Over the years, artists Claire Bigbee, Ingunn Joergensen, and Diane Carr have shared more than paint and canvas.

“The three of us shared a common connection – the loss of a parent,” explains Carr. “It is a feeling of loss I can only describe as an untethering, a feeling of being aloft. Someone had cut the cord that bound us to this earth.”

Together through tears, laughter, wine, and paint, these three talented local artists have helped heal and keep each other firmly rooted. We are so thrilled they are willing to share paintings they created from their journey.

We cannot encourage you enough to find time to visit this one-of-a-kind show at Pop-Up at Studios on Maine Art Hill.

MAINE HORIZONS

POP-UP at STUDIOS on MAINE ART HILL

5 Chase Hill Rd Kennebunk, Maine

AUGUST 26 – SEPTEMBER 1

Artists Reception Thursday, August 26, 5-7 PM

OPEN DAILY AT 10 AM

 

Pop-Up with Heather Milliman

Featured Artist Pop-Up with Heather Milliman is the guest artist for Pop-Up beginning Thursday, August  19 to Wednesday, August 25. Read on to learn more about her inspiration, her process, and her work.

August 19 to August 25

I became aware of nature’s beauty growing up on Cape Cod in the 1970s and ’80s. As a child, I was overwhelmed by the enormity of the ocean, the shifting sands, and the constant mosaic of salt-drenched colors and changing light.

I discovered the beauty of the chemical darkroom and the power that photography holds at an early age; the way it shifted my perception of the world was unequaled. Once photography trained my eye, it opened up the worlds of sculpture, ceramics, art from found materials, and mixed media, moving through each medium yet always returning to photography and painting for grounding.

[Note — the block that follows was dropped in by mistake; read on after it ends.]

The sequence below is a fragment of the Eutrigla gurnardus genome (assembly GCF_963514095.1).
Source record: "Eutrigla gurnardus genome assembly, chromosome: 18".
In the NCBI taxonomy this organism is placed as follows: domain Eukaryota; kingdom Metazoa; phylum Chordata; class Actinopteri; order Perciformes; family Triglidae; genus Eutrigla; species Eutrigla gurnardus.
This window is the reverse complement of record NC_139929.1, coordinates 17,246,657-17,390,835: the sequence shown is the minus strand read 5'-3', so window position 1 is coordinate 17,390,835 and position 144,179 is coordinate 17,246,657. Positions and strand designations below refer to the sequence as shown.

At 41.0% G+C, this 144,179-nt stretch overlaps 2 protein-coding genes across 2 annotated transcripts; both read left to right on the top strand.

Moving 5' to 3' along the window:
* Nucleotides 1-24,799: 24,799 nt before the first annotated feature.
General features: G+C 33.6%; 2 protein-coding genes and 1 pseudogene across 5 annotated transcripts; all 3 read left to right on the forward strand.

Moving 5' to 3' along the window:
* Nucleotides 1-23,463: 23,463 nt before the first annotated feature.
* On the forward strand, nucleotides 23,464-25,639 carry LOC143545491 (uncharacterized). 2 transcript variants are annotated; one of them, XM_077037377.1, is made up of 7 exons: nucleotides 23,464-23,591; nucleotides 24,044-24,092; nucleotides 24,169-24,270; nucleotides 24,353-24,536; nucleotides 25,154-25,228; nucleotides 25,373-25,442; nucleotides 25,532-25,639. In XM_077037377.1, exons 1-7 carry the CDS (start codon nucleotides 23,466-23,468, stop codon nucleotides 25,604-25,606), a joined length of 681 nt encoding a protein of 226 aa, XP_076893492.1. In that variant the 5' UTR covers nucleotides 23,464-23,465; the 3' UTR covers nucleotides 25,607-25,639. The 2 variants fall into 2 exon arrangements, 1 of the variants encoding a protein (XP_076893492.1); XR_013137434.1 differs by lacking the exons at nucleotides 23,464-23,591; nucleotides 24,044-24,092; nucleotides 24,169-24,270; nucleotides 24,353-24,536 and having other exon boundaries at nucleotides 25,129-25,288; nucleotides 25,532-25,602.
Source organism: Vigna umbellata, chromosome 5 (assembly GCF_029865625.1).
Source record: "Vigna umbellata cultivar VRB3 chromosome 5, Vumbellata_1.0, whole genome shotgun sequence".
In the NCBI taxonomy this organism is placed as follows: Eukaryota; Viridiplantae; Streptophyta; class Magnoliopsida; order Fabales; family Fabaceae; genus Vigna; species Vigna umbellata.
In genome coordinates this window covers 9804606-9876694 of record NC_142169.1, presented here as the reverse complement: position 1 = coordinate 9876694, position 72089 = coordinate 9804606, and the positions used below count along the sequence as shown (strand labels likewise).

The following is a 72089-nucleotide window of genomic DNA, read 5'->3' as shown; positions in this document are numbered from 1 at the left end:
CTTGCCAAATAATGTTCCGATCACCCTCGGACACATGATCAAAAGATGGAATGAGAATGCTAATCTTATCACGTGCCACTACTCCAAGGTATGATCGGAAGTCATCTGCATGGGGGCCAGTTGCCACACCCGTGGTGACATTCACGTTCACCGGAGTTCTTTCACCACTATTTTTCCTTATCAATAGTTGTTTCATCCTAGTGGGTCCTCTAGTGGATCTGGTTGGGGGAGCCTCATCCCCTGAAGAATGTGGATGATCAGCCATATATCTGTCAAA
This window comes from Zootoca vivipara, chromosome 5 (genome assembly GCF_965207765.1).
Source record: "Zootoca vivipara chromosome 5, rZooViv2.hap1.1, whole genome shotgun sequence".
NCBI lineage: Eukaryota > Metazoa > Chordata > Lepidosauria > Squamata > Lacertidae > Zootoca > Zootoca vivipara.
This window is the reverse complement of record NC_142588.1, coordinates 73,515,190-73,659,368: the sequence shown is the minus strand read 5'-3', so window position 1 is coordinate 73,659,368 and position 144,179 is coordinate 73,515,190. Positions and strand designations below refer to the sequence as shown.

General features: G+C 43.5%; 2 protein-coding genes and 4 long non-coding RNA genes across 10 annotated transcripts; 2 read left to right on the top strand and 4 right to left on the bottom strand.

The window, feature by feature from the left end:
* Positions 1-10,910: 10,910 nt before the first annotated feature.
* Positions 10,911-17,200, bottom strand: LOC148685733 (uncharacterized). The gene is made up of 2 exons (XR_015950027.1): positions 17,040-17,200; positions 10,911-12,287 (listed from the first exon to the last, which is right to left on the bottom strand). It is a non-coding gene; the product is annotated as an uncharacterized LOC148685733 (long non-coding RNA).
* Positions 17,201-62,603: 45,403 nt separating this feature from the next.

My paintings use a technique I call “reductive finger painting”. Each canvas is loaded with color and then white paint is placed on top of the color layer by layer to slowly edit the unneeded visual information. I blend every color and layer with my fingertips, using brushes only on rare occasions.

The main composition on the canvas – multiple washes of color – is comprised of layers of alcohol inks and clear enamel, which is integrated into the canvas as the color is reduced and white layers are added, so this is both a reductive (subtract color to leave white space) and additive (layer alcohol inks to build layers of color and light) process.

My paintings capture a mood, a certain light as it hits the landscape. Residing solely on the interpretation of the viewer, my paintings are made from acrylic paint, ink, and multiple layers of enamel; they glow from the inside, emitting light, and energy. All of my projects – collage, paintings – even my old sculptures and installation pieces – rely on the aesthetic fundamentals I learned through photography; framing, composition, shadow.

I look to my life-long passion for photography as my North Star in all projects. In fact, many of my projects start out as photos and turn into something else along the way.

For more info about Heather Milliman, check out the following links: 

Website

Email

Celebrating the Sky – A Maine Art Hill Summer Show

When two artists come together to celebrate summer in Maine, the sky is the limit, or in this case, the subject.

Maine Art Hill is thrilled to announce the arrival of a mid-August show featuring favorite artists Margaret Gerding and Craig Mooney. The show opens at 10 AM Saturday, August 14, with an Artist Reception from 5 PM to 7 PM at 10 Chase Hill Road in Kennebunk.